Subscriber & Member Login

Login, or register today to interact in our online community, comment on articles, receive our newsletter, manage your account online and more!

Between the ties IR detector update

541 views
6 replies
1 rating 2 rating 3 rating 4 rating 5 rating
  • Member since
    January, 2009
  • 4,073 posts
Between the ties IR detector update
Posted by RR_Mel on Tuesday, June 04, 2019 3:43 PM

This is an update on my new signaling system, I just thought it might be interesting to those using or thinking about using IR occupancy detection.
 
I have been experimenting with the InfraredObstacle Avoidance Proximity SensorsModules, FC-51, for between the ties occupancy detection for a several months.  After running many many tests for the last two weeks I can say that the FC-51 Module will work very good as an HO scale between the ties Occupancy Detector.
 
The advertised specifications of the F-51 leaves a lot to be desired.  It is listed with a detection range adjustable from 2cm to 30cm.  My testing found out of 50 modules the longest detection range is less than 8CM with the potentiometer at max sensitivity.  They are very good up to about 4cm out of the box. 
 
The 5mm sensors are too big to fit between the ties so by replacing the 5mm sensors with 3mm they will fit easily between Atlas Code 83 ties.  After replacing the 5mm sensors with 3mm the sensitivity increased by almost double, the 3mm sensors work reliably at 7cm.  I figured the 3mm emitter had more power than the 5mm but both the 3mm and 5mm draw the same amount of current, 30ma at 1.3 volts and should have the same output.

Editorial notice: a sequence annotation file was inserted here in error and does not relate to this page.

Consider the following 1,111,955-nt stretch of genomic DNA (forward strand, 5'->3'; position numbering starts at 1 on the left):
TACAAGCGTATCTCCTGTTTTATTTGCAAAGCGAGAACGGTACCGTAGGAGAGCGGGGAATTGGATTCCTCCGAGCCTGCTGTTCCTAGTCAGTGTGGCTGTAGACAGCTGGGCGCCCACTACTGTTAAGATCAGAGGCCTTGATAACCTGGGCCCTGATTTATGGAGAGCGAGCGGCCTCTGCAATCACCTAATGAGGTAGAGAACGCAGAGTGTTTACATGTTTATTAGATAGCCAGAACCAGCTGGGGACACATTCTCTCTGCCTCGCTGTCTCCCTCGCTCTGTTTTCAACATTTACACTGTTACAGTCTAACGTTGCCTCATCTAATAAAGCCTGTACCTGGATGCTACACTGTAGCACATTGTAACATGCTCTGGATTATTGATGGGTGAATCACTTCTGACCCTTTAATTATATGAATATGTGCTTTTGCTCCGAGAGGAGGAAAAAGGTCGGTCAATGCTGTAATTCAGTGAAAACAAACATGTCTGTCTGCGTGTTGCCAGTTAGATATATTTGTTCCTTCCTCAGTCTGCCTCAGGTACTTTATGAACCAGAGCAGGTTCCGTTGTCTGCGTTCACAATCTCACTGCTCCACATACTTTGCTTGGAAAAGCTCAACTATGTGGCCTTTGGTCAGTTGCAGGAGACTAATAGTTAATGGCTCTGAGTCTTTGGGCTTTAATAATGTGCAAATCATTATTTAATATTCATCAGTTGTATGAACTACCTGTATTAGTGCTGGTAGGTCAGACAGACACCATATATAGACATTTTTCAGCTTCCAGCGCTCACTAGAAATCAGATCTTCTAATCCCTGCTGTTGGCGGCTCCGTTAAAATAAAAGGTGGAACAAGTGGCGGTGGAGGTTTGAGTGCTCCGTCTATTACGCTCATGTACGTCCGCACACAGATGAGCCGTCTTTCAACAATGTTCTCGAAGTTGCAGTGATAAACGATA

For the FC-51 module with the original 5mm sensors to fit between the ties it would require a 3/16” x ½” slot between the rails.  By replacing the 5mm sensors with 3mm sensors that changes the width to 5/32” (.156”), slightly larger than the space between the code 83 ties (.136”).

 
I have wire extended the sensors to 15’ using #28AWG ribbon cable without any problems.  The picture below has a 4 conductor cable for my testing but the sensors share the ground and 3 conductor ribbon cable works fine.
 
 
With the 3 conductor ribbon cable the FC-51 with the 3mm sensors have a working range of a little over 4” at max sensitivity.
 
It is much easier to drill two holes rather than elongate a hole.  Well OLD shaky hands Mel can’t handle drilling accurate holes between the ties so I made a drilling jig.   
 
 
I drill one hole then turn the jig 180° and drill the second hole.  Works pretty good, I’ve drilled about ten holes all work perfect and that’s saying something for old shaky hands.  The holes at 12° puts the focus point at ½" above the rails.  It catches axles when rolled over the detectors.
 
 
 
I’m down to doing the installation, I have worked out all the bugs and the FC-51 modules feeding the Arduino MEGA drives all eight block signaling system very well, much better than I expected.
 
Considering the cost of under 50¢ each and another 10¢ to 15¢ for Mel Mods they are still the lowest cost detection out there.
 
By using steering diodes a single FC-51 can be used to drive more then one device.  
 
 
Mel
 
 
My Model Railroad   
 
Bakersfield, California
 
I'm beginning to realize that aging is not for wimps.
 
  • Member since
    December, 2009
  • 42 posts